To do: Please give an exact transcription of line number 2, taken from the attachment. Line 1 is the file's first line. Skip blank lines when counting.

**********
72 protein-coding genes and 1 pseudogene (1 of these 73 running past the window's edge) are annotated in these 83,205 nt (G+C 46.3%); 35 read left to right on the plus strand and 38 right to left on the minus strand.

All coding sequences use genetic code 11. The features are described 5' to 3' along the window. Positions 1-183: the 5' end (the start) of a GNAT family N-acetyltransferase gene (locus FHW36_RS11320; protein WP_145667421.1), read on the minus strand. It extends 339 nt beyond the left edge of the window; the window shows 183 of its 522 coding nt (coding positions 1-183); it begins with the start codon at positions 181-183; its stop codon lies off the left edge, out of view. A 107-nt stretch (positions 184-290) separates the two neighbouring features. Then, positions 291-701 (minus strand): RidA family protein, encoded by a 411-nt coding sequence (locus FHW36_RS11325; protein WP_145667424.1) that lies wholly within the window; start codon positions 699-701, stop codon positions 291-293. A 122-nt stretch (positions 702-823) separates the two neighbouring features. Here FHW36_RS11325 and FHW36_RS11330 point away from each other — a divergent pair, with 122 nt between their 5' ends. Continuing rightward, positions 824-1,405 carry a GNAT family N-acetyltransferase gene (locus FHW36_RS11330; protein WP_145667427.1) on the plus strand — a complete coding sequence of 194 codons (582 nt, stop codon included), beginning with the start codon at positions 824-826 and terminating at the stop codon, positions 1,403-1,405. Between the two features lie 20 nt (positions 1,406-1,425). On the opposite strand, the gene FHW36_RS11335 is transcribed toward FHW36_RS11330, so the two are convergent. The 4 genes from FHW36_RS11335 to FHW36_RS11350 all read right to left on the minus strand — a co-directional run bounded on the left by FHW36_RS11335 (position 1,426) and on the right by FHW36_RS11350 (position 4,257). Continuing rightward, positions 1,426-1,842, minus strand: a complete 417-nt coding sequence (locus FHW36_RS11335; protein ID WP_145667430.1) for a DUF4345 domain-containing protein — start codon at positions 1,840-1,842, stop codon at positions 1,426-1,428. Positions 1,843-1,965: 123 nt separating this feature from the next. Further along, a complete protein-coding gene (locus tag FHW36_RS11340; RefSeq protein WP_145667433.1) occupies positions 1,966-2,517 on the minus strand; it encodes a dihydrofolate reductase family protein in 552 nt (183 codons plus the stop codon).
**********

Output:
All coding sequences use genetic code 11. The features are described 5' to 3' along the window. Positions 1-183: the 5' end (the start) of a GNAT family N-acetyltransferase gene (locus FHW36_RS11320; protein WP_145667421.1), read on the minus strand. It extends 339 nt beyond the left edge of the window; the window shows 183 of its 522 coding nt (coding positions 1-183); it begins with the start codon at positions 181-183; its stop codon lies off the left edge, out of view. A 107-nt stretch (positions 184-290) separates the two neighbouring features. Then, positions 291-701 (minus strand): RidA family protein, encoded by a 411-nt coding sequence (locus FHW36_RS11325; protein WP_145667424.1) that lies wholly within the window; start codon positions 699-701, stop codon positions 291-293. A 122-nt stretch (positions 702-823) separates the two neighbouring features. Here FHW36_RS11325 and FHW36_RS11330 point away from each other — a divergent pair, with 122 nt between their 5' ends. Continuing rightward, positions 824-1,405 carry a GNAT family N-acetyltransferase gene (locus FHW36_RS11330; protein WP_145667427.1) on the plus strand — a complete coding sequence of 194 codons (582 nt, stop codon included), beginning with the start codon at positions 824-826 and terminating at the stop codon, positions 1,403-1,405. Between the two features lie 20 nt (positions 1,406-1,425). On the opposite strand, the gene FHW36_RS11335 is transcribed toward FHW36_RS11330, so the two are convergent. The 4 genes from FHW36_RS11335 to FHW36_RS11350 all read right to left on the minus strand — a co-directional run bounded on the left by FHW36_RS11335 (position 1,426) and on the right by FHW36_RS11350 (position 4,257). Continuing rightward, positions 1,426-1,842, minus strand: a complete 417-nt coding sequence (locus FHW36_RS11335; protein ID WP_145667430.1) for a DUF4345 domain-containing protein — start codon at positions 1,840-1,842, stop codon at positions 1,426-1,428. Positions 1,843-1,965: 123 nt separating this feature from the next. Further along, a complete protein-coding gene (locus tag FHW36_RS11340; RefSeq protein WP_145667433.1) occupies positions 1,966-2,517 on the minus strand; it encodes a dihydrofolate reductase family protein in 552 nt (183 codons plus the stop codon).